Archive for October 29th, 2008

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October 29

October 29, 2008

Breakfast had been prolonged this morning in answer to the disorganised hubbub of yesterday, which meant we got an extended night’s sleep. Added to the early night and sedative effects of the motion sickness tablets, we both arose well rested and exuberant. The weather, however, was not entirely cooperative, and a steady light rain made going up to the deck a bad idea, so we spent an hour or so lounging in the common areas in the morning, catching a very bad documentary on the Patagonian ice fields, which followed a boring helicopter expedition and was narrated by a dry Englishman.

The common areas were distinctly deserted today due to our entering the oceanic area, and all those people who thought they were too tough for seasickness medication either curled up foetally in bed or bore the bad weather for fresh air on deck. The open ocean, sailing through Anna Pink Bay, was scheduled to last about seven hours, followed by a five hour crossing of the infamous Golfo de Penas, named after the Spanish explorer who found the place and renamed later as the English couldn’t be bothered trying to record the tilde over the ā€œnā€. All in all, it was bound to be a petty rough day.

After lunch, we invited ourselves into a card game being played by Liam, a red-headed Irishman, and Matthia, a young Italian guy. The card circle grew as the afternoon wore on, and we broke out the wine and cheese a bit past two. We’d soon played Mushack and Hearts with Terry, an older American, and Sydney, an avocado farmer from California, and the circle grew again to include a handful of the rowdier types from last night and the game turned to Shithead, one of those random trick game types with impossible numbers of rules meant to catch out the drunk. The ship was doing some impressive nose-dives and sideways rolls by this point, and it was all we could do to stop things falling off the table. As the weather cleared a little, we took occasional breaks to stand up on the top deck of the ship and watch the beast plough through the waves like a theme park ride.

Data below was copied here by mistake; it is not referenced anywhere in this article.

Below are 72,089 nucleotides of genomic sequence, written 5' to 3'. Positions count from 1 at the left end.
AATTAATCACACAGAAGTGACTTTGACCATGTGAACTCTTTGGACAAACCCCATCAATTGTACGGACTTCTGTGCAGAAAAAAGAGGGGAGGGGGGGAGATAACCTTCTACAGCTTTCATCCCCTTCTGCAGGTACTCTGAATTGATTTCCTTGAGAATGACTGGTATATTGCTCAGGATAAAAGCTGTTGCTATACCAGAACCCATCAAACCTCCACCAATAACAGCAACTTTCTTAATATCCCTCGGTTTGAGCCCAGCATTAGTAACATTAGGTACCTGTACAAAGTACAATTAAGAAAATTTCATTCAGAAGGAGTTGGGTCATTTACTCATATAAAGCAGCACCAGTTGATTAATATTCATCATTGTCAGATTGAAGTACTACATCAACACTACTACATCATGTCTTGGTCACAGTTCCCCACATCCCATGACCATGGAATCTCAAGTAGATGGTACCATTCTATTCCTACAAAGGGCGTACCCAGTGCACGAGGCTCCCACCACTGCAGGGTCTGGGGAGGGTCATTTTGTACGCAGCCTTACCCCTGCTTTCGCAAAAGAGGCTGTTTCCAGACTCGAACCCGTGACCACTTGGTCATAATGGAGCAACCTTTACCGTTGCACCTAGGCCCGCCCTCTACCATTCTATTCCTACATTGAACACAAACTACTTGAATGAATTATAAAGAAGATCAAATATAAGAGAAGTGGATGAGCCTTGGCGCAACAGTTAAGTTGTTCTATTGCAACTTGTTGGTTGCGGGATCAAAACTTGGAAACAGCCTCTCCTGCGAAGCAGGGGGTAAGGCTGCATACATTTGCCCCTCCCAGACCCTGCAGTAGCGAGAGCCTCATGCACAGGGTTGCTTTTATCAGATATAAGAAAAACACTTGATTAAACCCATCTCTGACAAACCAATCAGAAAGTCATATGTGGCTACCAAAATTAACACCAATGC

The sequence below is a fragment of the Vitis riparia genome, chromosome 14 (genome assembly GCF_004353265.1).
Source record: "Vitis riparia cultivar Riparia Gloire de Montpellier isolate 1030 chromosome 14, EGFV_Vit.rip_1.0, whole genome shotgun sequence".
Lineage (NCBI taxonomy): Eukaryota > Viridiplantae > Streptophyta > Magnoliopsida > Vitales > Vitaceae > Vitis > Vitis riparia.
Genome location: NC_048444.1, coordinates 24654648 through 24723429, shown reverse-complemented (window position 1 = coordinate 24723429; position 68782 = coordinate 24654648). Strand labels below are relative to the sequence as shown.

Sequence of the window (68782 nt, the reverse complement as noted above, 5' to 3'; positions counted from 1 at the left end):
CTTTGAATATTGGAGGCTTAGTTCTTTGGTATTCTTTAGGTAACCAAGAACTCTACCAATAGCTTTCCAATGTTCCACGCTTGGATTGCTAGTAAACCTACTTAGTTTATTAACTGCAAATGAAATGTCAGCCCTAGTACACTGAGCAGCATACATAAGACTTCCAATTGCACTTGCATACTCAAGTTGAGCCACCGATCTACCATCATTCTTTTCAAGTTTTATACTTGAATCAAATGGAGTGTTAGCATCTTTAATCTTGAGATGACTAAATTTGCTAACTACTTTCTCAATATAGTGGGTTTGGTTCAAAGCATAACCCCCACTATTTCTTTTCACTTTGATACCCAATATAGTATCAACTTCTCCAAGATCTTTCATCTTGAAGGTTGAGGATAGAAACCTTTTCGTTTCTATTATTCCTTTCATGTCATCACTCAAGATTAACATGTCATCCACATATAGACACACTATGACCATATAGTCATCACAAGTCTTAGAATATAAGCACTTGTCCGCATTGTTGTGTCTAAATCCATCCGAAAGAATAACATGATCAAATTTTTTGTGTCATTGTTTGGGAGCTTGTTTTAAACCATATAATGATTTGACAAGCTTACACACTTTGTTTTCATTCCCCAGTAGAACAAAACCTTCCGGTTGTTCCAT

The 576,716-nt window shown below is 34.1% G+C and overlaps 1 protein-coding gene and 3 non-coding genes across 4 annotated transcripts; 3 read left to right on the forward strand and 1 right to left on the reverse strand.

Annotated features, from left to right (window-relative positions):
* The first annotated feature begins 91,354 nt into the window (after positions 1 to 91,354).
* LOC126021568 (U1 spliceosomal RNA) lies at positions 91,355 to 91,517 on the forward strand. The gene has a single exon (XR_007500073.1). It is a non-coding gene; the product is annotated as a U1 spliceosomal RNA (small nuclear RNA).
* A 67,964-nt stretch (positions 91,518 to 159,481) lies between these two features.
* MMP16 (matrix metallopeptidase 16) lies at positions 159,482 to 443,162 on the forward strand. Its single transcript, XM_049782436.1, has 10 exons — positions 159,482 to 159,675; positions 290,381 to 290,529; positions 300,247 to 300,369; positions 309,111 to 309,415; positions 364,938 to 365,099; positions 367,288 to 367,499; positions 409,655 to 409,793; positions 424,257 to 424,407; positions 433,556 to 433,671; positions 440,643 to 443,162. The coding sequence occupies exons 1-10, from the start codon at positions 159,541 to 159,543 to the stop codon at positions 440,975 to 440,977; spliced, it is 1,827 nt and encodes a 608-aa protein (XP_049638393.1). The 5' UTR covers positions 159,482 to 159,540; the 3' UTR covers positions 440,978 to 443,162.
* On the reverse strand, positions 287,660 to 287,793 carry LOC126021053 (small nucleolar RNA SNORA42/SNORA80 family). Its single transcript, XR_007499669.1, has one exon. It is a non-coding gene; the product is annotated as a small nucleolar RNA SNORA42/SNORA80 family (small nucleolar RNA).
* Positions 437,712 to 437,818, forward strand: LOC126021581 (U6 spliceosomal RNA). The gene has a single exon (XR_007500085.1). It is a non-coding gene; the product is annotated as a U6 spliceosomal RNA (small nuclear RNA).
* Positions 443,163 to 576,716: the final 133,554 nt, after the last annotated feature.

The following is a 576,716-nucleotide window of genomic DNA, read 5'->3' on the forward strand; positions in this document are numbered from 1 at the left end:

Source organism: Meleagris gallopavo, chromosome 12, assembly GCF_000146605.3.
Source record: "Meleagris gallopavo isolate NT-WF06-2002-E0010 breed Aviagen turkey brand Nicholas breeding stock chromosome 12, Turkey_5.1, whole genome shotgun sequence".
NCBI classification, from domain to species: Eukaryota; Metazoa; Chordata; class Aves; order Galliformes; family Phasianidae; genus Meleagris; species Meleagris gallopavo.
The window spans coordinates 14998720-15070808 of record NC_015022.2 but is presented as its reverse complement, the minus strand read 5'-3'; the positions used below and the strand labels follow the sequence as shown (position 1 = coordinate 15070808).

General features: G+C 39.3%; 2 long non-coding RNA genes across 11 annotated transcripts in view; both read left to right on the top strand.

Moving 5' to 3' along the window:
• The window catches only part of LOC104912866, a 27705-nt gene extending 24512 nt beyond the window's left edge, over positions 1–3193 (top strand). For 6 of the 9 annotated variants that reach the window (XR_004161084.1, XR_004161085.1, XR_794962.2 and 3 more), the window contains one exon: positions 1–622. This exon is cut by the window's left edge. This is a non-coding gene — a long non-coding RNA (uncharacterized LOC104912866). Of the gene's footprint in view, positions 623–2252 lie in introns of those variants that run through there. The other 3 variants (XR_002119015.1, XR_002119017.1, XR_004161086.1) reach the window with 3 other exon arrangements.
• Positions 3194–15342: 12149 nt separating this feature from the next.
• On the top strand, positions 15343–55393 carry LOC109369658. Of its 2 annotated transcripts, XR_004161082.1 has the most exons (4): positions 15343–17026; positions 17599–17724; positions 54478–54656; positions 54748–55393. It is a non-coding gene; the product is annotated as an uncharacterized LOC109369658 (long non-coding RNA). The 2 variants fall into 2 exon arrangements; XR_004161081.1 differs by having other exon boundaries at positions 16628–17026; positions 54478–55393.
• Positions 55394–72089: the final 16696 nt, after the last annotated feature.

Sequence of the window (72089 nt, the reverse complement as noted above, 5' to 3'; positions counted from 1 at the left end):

Dinner was entirely necessary by the time it arrived, and a few of the more sturdy passengers who had been struck by seasickness resurfaced to try and settle their tummies on the spaghetti bolognaise. Things degenerated quite quickly after that, marked in particular by the mushing up of jelly to mix with some donated vodka, which made a delicious if slightly disturbing slurry. Tom and I hung in there for another round of cards, but, having already drunk our two bottles of wine over the last eight hours, jumped at the opportunity to watch the nightly film when it came on. The film, Machuca, was a very intelligent Spanish drama following the fate of the inhabitants of a private school in Santiago in the seventies when the recently elected socialist government allowed the local indigenous children to attend, and ended in a horrible scene after the takeover of the military junta.

The film ended at midnight, and our card-playing buddies were intent on staying up until the 5.30am navigation of the English Narrows, one of the more speccie parts of the trip, but we opted instead for our five hours sleep, feeling a bit old as a result, but perhaps also a bit more sane.

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